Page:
Military sexual trauma among women Veterans: The buffering effect of coworker support

Nicholas A. Smith, Jacquelyn M. Brady, Leslie B. Hammer, Kathleen F. Carlson, Cynthia D. Mohr

Research output: Contribution to journalArticlepeer-review

4 Scopus citations


Prior research has demonstrated the impact of military sexual trauma (MST) on health and well-being. However, little empirical work has been published identifying protective factors for women who have experienced MST. We examined the impact of two different forms of MST, harassment-only and assault MST, on PTSD symptoms and social functional impairment in a sample of women Veterans employed in the civilian workforce. The effects of MST were examined at three different times over a period of 9 months. We found that MST that included both harassment and assault was associated with significantly higher levels of PTSD symptoms and social functional impairment across three different time points among women Veterans employed in civilian jobs. Further, the pattern of results suggested that coworker support can buffer against these negative outcomes experienced by women who reported assault MST. Overall, findings suggest that coworker support is one critical resource for women Veterans who experienced assault MST.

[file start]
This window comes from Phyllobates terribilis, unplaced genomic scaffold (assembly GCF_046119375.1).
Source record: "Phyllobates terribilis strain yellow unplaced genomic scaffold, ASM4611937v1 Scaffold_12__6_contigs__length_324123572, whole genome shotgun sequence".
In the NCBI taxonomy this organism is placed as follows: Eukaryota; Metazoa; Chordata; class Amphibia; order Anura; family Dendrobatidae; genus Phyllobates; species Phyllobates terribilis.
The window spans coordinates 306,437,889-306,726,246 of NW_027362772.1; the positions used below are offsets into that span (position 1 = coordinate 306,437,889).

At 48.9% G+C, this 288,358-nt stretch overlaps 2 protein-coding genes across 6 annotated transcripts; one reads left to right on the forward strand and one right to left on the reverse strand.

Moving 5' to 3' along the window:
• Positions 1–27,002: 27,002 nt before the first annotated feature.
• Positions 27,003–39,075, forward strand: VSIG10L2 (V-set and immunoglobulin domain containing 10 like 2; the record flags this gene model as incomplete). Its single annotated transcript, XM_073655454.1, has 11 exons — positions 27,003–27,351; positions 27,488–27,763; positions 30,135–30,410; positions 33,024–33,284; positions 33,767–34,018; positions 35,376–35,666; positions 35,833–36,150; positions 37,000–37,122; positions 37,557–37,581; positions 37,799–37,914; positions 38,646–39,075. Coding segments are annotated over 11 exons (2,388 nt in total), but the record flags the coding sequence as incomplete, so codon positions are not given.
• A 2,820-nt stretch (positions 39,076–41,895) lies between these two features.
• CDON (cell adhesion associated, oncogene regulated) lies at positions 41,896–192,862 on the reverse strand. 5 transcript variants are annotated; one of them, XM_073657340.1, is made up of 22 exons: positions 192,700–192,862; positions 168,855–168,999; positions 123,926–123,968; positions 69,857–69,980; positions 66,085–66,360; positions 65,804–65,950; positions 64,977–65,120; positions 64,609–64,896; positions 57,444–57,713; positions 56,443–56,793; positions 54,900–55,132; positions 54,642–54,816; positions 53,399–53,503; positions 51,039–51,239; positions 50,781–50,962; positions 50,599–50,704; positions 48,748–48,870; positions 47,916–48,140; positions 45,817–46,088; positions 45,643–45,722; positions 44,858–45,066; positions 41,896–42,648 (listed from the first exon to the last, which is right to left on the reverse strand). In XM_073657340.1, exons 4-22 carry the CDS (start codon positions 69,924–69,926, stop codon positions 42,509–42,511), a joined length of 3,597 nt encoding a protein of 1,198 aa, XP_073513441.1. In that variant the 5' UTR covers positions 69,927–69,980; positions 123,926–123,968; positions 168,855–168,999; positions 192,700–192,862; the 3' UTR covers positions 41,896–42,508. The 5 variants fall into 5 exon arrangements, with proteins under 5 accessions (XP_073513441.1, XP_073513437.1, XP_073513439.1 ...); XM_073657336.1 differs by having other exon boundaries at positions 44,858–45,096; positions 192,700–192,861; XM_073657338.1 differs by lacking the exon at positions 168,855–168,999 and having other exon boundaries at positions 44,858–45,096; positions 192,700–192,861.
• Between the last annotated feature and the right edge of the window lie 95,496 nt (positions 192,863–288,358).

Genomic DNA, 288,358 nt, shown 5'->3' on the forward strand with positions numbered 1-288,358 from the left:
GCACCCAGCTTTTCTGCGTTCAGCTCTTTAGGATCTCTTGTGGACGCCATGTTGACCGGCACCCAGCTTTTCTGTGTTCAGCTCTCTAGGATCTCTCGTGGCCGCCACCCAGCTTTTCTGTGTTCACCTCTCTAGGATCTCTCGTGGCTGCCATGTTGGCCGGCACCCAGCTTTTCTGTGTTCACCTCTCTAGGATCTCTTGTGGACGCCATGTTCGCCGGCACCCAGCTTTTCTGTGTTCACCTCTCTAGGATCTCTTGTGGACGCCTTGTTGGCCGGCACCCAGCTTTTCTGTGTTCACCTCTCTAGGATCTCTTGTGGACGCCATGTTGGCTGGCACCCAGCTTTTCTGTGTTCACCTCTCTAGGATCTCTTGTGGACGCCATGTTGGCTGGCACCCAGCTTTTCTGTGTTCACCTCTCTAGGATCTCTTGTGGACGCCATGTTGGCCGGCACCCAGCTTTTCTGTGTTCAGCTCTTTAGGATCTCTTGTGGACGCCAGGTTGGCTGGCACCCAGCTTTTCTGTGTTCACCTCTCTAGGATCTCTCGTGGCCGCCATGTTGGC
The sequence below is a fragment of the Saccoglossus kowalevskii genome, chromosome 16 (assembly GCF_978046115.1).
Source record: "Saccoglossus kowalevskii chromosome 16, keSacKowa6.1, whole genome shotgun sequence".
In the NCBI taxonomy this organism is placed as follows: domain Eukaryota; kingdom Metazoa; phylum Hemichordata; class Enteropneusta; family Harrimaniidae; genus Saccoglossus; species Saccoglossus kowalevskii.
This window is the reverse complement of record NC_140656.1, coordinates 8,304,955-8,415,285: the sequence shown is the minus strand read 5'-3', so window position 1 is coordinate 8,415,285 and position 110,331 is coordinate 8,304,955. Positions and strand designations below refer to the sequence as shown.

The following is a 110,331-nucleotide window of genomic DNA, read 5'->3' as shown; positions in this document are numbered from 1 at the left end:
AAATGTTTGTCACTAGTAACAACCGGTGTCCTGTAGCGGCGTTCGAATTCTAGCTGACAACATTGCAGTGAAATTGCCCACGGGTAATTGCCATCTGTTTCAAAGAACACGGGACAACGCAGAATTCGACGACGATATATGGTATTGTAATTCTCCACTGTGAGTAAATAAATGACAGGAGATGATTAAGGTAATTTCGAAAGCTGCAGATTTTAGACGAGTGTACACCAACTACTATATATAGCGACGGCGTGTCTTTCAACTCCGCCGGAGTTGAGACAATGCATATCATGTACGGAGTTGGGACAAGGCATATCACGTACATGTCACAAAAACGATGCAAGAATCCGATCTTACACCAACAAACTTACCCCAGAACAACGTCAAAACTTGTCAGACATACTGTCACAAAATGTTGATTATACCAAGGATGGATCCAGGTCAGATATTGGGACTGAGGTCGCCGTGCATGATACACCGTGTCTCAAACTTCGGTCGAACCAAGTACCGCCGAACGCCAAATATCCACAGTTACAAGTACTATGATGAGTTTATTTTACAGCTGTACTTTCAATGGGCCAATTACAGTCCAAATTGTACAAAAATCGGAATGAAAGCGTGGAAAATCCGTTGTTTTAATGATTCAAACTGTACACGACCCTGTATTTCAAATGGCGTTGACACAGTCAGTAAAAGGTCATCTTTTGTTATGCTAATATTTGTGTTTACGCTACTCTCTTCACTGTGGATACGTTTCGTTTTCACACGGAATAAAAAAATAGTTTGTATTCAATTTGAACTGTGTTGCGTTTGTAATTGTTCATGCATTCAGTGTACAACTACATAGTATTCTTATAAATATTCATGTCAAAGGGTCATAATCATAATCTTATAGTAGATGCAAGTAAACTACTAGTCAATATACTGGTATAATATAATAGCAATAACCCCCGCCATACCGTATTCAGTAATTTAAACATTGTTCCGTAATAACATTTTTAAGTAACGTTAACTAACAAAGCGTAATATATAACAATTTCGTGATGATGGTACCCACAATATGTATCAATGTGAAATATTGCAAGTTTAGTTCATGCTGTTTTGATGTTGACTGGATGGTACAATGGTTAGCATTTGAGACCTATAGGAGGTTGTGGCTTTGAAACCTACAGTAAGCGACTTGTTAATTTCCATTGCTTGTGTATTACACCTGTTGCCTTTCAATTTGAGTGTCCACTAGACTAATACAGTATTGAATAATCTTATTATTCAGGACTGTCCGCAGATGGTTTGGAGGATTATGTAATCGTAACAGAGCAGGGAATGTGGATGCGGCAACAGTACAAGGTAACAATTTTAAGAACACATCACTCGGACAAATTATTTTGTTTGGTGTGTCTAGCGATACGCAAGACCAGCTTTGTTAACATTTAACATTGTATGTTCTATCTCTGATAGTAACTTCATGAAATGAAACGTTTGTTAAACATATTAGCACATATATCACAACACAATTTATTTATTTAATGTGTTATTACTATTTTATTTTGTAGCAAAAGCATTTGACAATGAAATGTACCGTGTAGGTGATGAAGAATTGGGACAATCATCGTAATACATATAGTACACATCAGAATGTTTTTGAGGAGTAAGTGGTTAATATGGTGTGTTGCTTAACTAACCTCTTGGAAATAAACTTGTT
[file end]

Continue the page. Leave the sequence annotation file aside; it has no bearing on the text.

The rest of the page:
Original languageEnglish (US)
Pages (from-to)441-449
Number of pages9
JournalMilitary Psychology
Issue number6
StatePublished - 2020


  • Military sexual trauma
  • PTSD
  • coworker support
  • sexual assault
  • women Veterans

ASJC Scopus subject areas

  • Experimental and Cognitive Psychology
  • Social Sciences (miscellaneous)
  • Psychology(all)


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